After an unhurried climb through the green hills of the Bromo Tengger Semeru National Park, the minibus chartered in Probolinggo by four Brits and a baby finally reaches its destination of Cemoro Lawang.
Cemoro Lawang is a small village sited at nearly 2,200m above sea level, the reason we are overnighting here is that it is the closest village to Mount Bromo, an active volcano that we intend to climb the next day.
The village is spectacularly perched on the lip of a large caldera inside which lie a series of active and dormant volcanoes. The view from the caldera lip is stunning: An almost perfectly conical Mount Batok rises from a bleak plain of ash and dust whilst sat slightly aback and to the left of it, the ferocious Bromo sits broodingly, its entire upper cone blown away as the result of previous activity.
The last of Bromo’s eruprions took place between November 2010 and January 2011 resulting in a no-go zone of 3km being imposed around the area until late April this year.
Bromo still spews smoke and sulphuric gases from it’s fiery belly, and it is the chance to peer down deep into an active volcano that draws foolhardy souls such as ourselves to view it’s inner crater.
Men in ponchos sporting uncommon headwear offer us the opportunity to visit the crater on horseback. The whole ensemble provides an atmosphere that would not be out-of-place in the Andes. I listen out for the sound of pan pipes, but thankfully, I assume they are all contracted to selling their formulaic CD’s across European city centres and as such have left the Bromo region to it’s own devices.
The plain that spreads out a few hundred metres below the 10km wide greater caldera walls is known as “the sea of sand” and was out-of-bounds for much of the early part of this year.
The freshness of Bromo’s igneous yield means that every so often it’s dusty surface is whipped into a frenzy by swirling winds, and the pair of volcanoes disappear into a haze of dust only to reappear a few minutes later as the squalls settle.
The contrast with the lushness of the surrounding valleys and gorges is immense, and one is left with the impression that we are about to step into an otherworldly, almost post-apocalyptic scene where it would not be that unsurprising to sight Mel Gibson appearing from the dust storm in full Mad Max attire as the Amazonian figure of Tina Turner booms out a chorus of “We don’t need another hero”.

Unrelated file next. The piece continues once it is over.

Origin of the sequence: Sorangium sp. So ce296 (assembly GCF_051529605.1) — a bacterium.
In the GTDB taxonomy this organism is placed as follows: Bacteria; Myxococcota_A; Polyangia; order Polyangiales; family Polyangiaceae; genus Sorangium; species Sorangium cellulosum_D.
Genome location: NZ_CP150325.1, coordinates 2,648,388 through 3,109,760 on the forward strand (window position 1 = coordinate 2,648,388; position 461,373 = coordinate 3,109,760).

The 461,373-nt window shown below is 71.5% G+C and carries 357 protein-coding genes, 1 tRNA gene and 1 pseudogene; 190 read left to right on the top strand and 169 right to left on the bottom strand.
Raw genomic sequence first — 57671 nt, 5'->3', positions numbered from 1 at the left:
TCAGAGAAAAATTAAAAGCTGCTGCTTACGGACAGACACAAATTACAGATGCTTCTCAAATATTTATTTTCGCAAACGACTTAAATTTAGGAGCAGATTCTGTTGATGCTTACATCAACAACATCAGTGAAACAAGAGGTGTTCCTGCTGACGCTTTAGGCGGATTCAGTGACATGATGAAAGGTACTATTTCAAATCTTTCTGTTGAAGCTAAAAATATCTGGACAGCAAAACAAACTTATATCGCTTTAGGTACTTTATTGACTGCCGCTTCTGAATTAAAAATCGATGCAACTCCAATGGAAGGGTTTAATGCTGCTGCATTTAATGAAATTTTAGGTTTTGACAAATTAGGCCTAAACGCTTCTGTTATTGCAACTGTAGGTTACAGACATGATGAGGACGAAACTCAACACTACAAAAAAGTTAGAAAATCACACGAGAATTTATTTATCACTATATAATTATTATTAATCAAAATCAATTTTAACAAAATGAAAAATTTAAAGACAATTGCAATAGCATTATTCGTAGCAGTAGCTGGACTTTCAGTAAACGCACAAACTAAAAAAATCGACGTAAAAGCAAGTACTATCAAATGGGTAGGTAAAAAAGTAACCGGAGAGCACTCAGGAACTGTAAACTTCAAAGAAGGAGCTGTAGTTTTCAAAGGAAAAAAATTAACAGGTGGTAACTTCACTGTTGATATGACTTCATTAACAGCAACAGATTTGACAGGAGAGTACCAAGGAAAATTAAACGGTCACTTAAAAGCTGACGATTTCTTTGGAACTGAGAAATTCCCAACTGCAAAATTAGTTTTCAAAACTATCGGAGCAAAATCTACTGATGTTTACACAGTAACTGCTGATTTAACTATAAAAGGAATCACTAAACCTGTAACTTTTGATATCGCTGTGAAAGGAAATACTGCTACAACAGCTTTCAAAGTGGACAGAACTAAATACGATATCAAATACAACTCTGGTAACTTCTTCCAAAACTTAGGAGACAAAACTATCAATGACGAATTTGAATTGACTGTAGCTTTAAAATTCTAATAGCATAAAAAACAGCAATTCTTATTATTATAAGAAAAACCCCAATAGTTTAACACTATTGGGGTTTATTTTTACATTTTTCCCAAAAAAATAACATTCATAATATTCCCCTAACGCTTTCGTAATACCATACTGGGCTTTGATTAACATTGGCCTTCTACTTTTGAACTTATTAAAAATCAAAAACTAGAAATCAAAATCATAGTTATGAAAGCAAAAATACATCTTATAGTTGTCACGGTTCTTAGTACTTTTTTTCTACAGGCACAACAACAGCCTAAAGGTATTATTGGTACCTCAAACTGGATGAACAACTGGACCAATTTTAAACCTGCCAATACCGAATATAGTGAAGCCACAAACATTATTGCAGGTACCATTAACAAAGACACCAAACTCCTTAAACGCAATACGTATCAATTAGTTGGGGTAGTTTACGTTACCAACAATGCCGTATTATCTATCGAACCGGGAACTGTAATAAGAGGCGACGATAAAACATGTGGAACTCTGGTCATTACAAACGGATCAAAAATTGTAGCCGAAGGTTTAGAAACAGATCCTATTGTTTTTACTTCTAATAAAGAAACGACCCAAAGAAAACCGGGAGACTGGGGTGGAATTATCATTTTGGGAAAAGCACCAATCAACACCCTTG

Basking in some glorious late afternoon sunshine, we set out exploring ramshackle alleyways and a stepped series of small-holdings each lined with rows of onions or possibly garlic.
Again, “The Boy” provides a fantastic lingua franca and we engage with the mountain folk in broken English and even more broken Bahasa. Having a baby in a back positioned sling is highly recommended as a traveller, it really does set you apart from the crowd and opens doors that would otherwise remain firmly closed.
As the sun dips low in the reddening sky, we are treated to a spectacular sunset beyond the caldera as the temperature dives significantly whilst locals reach for thick hats and ponchos to protect against the chill mountain air.
Already wrapped in what warm clothes we can muster, we dine early and hit the hay way before my usual bedtime as we need to be up and running for a 4am jeep ride in time for sunrise.
I set my alarm for “stupid o’clock” and try to force myself to sleep.
In what turns out to be a futile effort, I lay awake in the cold austere room until what seemed like near midnight.
Finally I nodded off….